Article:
`class Solution {`

public int findCircleNum(int[][] isConnected) {

int[] clusters = new int[isConnected.length+1];

Arrays.fill(clusters, -1);

int nextCluster = 0;

for(int i = 0; i < isConnected.length; i++) {

if(clusters[i+1]==-1){

++nextCluster;

visit(isConnected, clusters, i, nextCluster);

}

}

return nextCluster;

}

void visit(int[][] isConnected, int[] clusters, int i, int nextCluster) {

clusters[i+1]=nextCluster;

for(int j = 0; j < isConnected[0].length; j++) {

if(isConnected[i][j]==0) continue;

if(clusters[j+1]==-1) visit(isConnected, clusters, j, nextCluster);

}

}

}

Excellent performance lesson I’ve got today from leetcode challenge: I’ve created correct algo to solve *1770. Maximum Score from Performing Multiplication Operations *during context but wasn’t able to get it to pass Time Limit during the context, no score for me today :(

My solution was based on simple backtracking and recursion, let’s pick the max between:

- nums[l] * multiplicator[i] + F(l+1, r, i+1)
- nums[r] * multiplicator[i] + F(l, r-1, i+1)

To cache result I used Map where String key was formed as *l+”.”+r*

`class Solution {`

Map<String, Integer> cache = new HashMap<>()…

Another kind of leetcode tasks without proper description: when I read *the minimum area of a rectangle formed from these points* my imagination built a rectangle that covers **all** these points. However, in reality, the task meant minimum rectangle that can be formed from any of these points!

After struggling a bit, mine not the fastest but still good enough approach (beats 28% of submissions):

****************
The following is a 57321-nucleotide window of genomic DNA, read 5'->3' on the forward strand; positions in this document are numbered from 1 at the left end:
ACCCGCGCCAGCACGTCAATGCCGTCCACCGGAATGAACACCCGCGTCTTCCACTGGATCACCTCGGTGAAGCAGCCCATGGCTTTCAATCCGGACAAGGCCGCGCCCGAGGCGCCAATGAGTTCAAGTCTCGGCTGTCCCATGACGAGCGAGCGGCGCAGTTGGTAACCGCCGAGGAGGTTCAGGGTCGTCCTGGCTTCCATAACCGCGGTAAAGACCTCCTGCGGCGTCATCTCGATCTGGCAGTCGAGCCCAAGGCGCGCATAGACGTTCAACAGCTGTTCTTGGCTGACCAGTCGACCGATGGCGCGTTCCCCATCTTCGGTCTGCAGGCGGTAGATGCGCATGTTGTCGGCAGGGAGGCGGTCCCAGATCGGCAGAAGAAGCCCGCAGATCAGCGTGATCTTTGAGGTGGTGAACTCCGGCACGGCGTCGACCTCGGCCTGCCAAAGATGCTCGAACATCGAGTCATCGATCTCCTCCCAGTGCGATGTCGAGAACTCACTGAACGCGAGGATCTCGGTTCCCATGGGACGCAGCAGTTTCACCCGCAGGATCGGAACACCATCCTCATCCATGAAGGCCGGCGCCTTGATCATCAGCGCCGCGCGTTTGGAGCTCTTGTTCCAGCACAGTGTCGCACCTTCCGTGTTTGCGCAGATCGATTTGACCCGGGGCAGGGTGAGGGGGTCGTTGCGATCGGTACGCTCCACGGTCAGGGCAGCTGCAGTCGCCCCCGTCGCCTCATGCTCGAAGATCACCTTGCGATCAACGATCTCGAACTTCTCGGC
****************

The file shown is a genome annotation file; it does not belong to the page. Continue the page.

- Build a hash map that for every
**x**coordinate records**a set**of**y**coordinates - Iterate through points and compare all pairs (
*O(n²)*) - For each pair, calculate the lenght of a side to make sure…

One of the biggest mysteries in the world: how leetcode assigns a level to the task — please comment if you have an insight.

This one is a classic example of such question: there are a lot of similar tasks with Medium level. Solution is simpler than one can expect from Hard task:

- Create intervals from input and sort by beginning of the interval
- Starting from the left, select the new interval (or call it a jump) that has the most right end; on new iteration, look for intervals that have intersection with current point and repeat a jump to…

This is a kind of task that real leetcoder has a hard time to deal with :) Instead of academic algorithms this is more focused on understanding how real computers work. Meet The Dining Philosophers https://leetcode.com/problems/the-dining-philosophers/. The actual problem is very old, solved in real OSs and described in **Operating Systems Design and Implementation **by** A. Tanebaum.**

I read through discussion to the task and apparently most of people are posting clearly not working solutions that leads to deadlock and they seems to pass only because of concurrent programing is hard, but testing is even harder.

Here is my take…